World's favorite writing tool refuses to be erased
NUREMBERG, 2 MARCH 2003-- The world's oldest word-processing and graphics system has no memory and no spell checker. It needs constant maintenance and cannot be upgraded; it could not be more analog and less compatible.
And folks keep using it.
For over four centuries, the classic wooden pencil has defied obsolescence - a feat that generations of laptops and palm devices cannot match. Even in the aftermath of the great technology bust, worldwide output of basic black-lead pencils has continued to grow and now reaches an estimated 15 billion a year.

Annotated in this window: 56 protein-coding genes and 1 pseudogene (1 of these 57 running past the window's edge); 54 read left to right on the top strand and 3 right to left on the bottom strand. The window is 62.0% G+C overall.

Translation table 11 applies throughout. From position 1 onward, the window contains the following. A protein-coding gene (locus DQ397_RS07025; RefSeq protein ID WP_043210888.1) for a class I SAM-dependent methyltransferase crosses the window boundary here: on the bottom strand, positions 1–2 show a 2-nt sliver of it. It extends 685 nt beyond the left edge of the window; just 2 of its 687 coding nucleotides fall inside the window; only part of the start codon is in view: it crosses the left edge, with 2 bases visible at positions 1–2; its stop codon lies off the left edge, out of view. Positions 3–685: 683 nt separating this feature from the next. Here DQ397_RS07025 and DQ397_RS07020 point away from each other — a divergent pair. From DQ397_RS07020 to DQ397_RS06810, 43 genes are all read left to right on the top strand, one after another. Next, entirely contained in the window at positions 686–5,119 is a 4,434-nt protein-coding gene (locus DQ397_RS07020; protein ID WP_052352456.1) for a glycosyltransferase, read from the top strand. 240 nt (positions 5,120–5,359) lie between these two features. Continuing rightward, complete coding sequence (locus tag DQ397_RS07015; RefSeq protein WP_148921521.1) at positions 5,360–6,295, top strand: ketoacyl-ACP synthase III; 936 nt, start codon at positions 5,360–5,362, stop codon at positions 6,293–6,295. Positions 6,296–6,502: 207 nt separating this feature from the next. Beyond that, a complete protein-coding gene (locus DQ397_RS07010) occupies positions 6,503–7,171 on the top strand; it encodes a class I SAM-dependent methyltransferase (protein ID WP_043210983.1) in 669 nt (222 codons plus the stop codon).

"Twenty years ago, I really worried about what will happen with the wood-cased pencil," said Count Anton-Wolfgang von Faber-Castell, the chief executive of Faber-Castell, the world's biggest and oldest maker of pencils.